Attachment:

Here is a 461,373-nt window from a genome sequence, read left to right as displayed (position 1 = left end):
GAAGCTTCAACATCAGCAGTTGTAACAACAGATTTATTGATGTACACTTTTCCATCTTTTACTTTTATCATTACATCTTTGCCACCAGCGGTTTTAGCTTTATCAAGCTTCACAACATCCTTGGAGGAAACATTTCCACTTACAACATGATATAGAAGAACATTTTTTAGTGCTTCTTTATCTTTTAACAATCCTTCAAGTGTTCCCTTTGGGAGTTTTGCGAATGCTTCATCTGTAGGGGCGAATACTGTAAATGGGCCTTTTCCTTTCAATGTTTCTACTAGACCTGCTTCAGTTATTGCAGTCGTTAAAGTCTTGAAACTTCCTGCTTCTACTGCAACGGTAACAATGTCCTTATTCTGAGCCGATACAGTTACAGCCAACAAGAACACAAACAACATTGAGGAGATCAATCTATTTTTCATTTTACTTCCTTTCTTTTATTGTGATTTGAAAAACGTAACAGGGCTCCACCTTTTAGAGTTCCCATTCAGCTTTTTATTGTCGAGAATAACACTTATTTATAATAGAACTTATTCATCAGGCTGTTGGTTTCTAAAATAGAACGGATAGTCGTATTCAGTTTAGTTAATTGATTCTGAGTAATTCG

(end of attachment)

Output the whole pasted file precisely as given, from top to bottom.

Here is a 461,373-nt window from a genome sequence, read left to right as displayed (position 1 = left end):
GAAGCTTCAACATCAGCAGTTGTAACAACAGATTTATTGATGTACACTTTTCCATCTTTTACTTTTATCATTACATCTTTGCCACCAGCGGTTTTAGCTTTATCAAGCTTCACAACATCCTTGGAGGAAACATTTCCACTTACAACATGATATAGAAGAACATTTTTTAGTGCTTCTTTATCTTTTAACAATCCTTCAAGTGTTCCCTTTGGGAGTTTTGCGAATGCTTCATCTGTAGGGGCGAATACTGTAAATGGGCCTTTTCCTTTCAATGTTTCTACTAGACCTGCTTCAGTTATTGCAGTCGTTAAAGTCTTGAAACTTCCTGCTTCTACTGCAACGGTAACAATGTCCTTATTCTGAGCCGATACAGTTACAGCCAACAAGAACACAAACAACATTGAGGAGATCAATCTATTTTTCATTTTACTTCCTTTCTTTTATTGTGATTTGAAAAACGTAACAGGGCTCCACCTTTTAGAGTTCCCATTCAGCTTTTTATTGTCGAGAATAACACTTATTTATAATAGAACTTATTCATCAGGCTGTTGGTTTCTAAAATAGAACGGATAGTCGTATTCAGTTTAGTTAATTGATTCTGAGTAATTCG